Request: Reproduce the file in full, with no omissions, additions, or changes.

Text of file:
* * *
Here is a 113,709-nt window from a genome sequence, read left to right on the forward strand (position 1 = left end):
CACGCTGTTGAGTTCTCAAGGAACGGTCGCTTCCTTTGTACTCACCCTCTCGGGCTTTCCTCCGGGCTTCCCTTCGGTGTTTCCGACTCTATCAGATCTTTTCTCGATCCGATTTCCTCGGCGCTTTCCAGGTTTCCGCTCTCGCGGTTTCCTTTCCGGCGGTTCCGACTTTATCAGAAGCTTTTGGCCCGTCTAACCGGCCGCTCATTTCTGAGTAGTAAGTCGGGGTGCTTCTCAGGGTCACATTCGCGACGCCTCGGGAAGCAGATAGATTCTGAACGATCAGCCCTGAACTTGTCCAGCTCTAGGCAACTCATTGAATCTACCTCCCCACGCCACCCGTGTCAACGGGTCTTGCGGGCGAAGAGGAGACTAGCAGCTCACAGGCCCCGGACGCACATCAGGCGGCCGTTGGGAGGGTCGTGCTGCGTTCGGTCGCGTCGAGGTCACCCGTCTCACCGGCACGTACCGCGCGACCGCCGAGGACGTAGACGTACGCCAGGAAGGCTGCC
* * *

Here is a 113,709-nt window from a genome sequence, read left to right on the forward strand (position 1 = left end):
CACGCTGTTGAGTTCTCAAGGAACGGTCGCTTCCTTTGTACTCACCCTCTCGGGCTTTCCTCCGGGCTTCCCTTCGGTGTTTCCGACTCTATCAGATCTTTTCTCGATCCGATTTCCTCGGCGCTTTCCAGGTTTCCGCTCTCGCGGTTTCCTTTCCGGCGGTTCCGACTTTATCAGAAGCTTTTGGCCCGTCTAACCGGCCGCTCATTTCTGAGTAGTAAGTCGGGGTGCTTCTCAGGGTCACATTCGCGACGCCTCGGGAAGCAGATAGATTCTGAACGATCAGCCCTGAACTTGTCCAGCTCTAGGCAACTCATTGAATCTACCTCCCCACGCCACCCGTGTCAACGGGTCTTGCGGGCGAAGAGGAGACTAGCAGCTCACAGGCCCCGGACGCACATCAGGCGGCCGTTGGGAGGGTCGTGCTGCGTTCGGTCGCGTCGAGGTCACCCGTCTCACCGGCACGTACCGCGCGACCGCCGAGGACGTAGACGTACGCCAGGAAGGCTGCC